every school was left to solitude; every name gave way before that of the
Caracci; to them the best commissions, to them the meed of praise were
accorded. Their humbled rivals soon assumed another language, especially
when the grand hall of Magnani was thrown open, presenting the wonders of
the new Carraccesque art. It was then Cesi declared that he would become a
disciple of the new school; and Fontana only lamented that he was too
grey-headed to keep pace with it, while Calvart alone, with his usual
bravado, ventured to blame the work, being the last of all to recant, or at
least to become silent.

It is now time to record the pursuits and the maxims of an academy, which,
besides educating many illustrious pupils, perfected the art of their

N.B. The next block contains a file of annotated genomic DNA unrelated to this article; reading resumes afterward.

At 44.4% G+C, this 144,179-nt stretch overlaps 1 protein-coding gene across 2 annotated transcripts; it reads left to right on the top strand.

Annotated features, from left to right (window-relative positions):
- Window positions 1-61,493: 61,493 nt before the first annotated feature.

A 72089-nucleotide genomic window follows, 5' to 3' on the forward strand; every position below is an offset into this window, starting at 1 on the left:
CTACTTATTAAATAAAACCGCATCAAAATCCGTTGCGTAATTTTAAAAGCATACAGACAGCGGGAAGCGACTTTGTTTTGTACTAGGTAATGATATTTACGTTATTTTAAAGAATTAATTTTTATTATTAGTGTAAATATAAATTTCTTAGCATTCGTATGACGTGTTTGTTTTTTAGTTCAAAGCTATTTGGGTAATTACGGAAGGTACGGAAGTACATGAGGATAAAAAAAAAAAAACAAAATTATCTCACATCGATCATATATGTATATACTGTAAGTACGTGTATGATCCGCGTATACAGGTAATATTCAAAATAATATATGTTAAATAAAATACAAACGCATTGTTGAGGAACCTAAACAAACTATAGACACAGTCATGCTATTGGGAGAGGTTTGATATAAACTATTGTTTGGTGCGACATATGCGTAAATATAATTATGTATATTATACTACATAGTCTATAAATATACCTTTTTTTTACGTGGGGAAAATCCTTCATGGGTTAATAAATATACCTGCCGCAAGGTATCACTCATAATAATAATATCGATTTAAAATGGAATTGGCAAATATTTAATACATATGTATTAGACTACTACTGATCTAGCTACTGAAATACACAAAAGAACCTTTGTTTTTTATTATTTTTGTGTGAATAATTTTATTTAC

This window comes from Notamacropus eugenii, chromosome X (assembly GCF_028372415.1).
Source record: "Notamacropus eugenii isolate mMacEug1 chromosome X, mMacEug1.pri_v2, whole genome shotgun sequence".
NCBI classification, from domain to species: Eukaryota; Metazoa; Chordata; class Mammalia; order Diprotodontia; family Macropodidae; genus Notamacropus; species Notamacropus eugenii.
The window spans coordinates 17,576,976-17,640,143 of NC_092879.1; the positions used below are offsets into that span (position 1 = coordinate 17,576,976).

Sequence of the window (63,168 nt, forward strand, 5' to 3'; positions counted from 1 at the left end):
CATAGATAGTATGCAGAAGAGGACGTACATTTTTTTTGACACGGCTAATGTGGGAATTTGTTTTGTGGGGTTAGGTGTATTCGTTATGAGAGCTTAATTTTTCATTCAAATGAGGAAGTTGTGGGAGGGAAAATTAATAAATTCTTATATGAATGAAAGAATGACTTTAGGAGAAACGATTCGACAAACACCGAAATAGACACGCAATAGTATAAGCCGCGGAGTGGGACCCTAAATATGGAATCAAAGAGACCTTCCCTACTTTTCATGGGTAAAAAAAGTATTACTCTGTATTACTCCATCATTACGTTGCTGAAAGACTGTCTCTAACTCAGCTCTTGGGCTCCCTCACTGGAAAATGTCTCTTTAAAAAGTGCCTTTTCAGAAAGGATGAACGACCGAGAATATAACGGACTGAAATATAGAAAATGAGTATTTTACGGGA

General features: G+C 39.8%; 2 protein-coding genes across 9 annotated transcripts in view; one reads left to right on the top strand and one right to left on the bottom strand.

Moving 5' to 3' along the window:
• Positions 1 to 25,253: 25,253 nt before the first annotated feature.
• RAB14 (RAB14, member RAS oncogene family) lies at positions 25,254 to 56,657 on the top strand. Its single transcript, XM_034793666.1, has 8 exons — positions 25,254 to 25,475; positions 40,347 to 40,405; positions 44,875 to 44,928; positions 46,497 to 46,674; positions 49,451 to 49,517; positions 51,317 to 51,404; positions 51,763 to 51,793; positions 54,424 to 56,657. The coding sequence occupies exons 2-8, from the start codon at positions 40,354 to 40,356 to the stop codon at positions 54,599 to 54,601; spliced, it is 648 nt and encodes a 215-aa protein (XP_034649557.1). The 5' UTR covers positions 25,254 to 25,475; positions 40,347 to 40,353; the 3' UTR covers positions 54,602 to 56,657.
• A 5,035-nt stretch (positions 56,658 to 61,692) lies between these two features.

masters; and confirmed the axiom, that the shortest method of learning much
is that of teaching. The three brothers were on the most perfect
understanding as to the art of teaching, as free from venality as from
envy; but the most laborious branches of the professorship were sustained
by Agostino. He had drawn up a short treatise of perspective and
architecture, from which he expounded to the school. He explained the
nature of the bones and muscles, designating them by their names, in which
he was assisted by Lanzoni the anatomist, who also secretly provided the
school with bodies for such dissections as were required. His lectures were
sometimes founded upon history, at others upon fictions; and these he
illustrated, and offered for designs, which being exhibited at stated
intervals, were examined by skilful judges, who decided upon their
respective merits; as we gather from a ticket written to Cesi, one of the
arbiters. The meed of fame was sufficient for the crowned candidates, round